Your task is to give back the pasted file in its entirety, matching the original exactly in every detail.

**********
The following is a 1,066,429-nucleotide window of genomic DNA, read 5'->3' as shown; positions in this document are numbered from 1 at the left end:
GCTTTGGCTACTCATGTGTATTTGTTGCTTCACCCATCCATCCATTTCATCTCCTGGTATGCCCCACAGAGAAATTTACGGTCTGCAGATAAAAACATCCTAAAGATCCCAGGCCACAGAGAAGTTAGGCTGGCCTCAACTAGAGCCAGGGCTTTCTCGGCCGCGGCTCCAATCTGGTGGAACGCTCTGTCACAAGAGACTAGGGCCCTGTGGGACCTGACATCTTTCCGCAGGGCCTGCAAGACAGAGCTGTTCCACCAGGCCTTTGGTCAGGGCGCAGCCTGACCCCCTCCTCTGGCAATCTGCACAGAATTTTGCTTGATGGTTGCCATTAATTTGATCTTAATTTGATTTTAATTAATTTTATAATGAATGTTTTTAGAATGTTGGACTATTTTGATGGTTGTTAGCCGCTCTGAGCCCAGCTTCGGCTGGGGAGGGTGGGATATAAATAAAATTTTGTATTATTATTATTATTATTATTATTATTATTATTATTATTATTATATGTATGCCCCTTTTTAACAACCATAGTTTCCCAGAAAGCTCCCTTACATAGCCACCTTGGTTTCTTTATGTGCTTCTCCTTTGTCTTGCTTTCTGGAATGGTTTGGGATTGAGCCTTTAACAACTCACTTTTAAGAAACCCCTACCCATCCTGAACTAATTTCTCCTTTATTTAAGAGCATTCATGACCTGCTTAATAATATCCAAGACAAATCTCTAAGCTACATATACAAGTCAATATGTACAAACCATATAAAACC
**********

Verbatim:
The following is a 1,066,429-nucleotide window of genomic DNA, read 5'->3' as shown; positions in this document are numbered from 1 at the left end:
GCTTTGGCTACTCATGTGTATTTGTTGCTTCACCCATCCATCCATTTCATCTCCTGGTATGCCCCACAGAGAAATTTACGGTCTGCAGATAAAAACATCCTAAAGATCCCAGGCCACAGAGAAGTTAGGCTGGCCTCAACTAGAGCCAGGGCTTTCTCGGCCGCGGCTCCAATCTGGTGGAACGCTCTGTCACAAGAGACTAGGGCCCTGTGGGACCTGACATCTTTCCGCAGGGCCTGCAAGACAGAGCTGTTCCACCAGGCCTTTGGTCAGGGCGCAGCCTGACCCCCTCCTCTGGCAATCTGCACAGAATTTTGCTTGATGGTTGCCATTAATTTGATCTTAATTTGATTTTAATTAATTTTATAATGAATGTTTTTAGAATGTTGGACTATTTTGATGGTTGTTAGCCGCTCTGAGCCCAGCTTCGGCTGGGGAGGGTGGGATATAAATAAAATTTTGTATTATTATTATTATTATTATTATTATTATTATTATTATTATTATATGTATGCCCCTTTTTAACAACCATAGTTTCCCAGAAAGCTCCCTTACATAGCCACCTTGGTTTCTTTATGTGCTTCTCCTTTGTCTTGCTTTCTGGAATGGTTTGGGATTGAGCCTTTAACAACTCACTTTTAAGAAACCCCTACCCATCCTGAACTAATTTCTCCTTTATTTAAGAGCATTCATGACCTGCTTAATAATATCCAAGACAAATCTCTAAGCTACATATACAAGTCAATATGTACAAACCATATAAAACC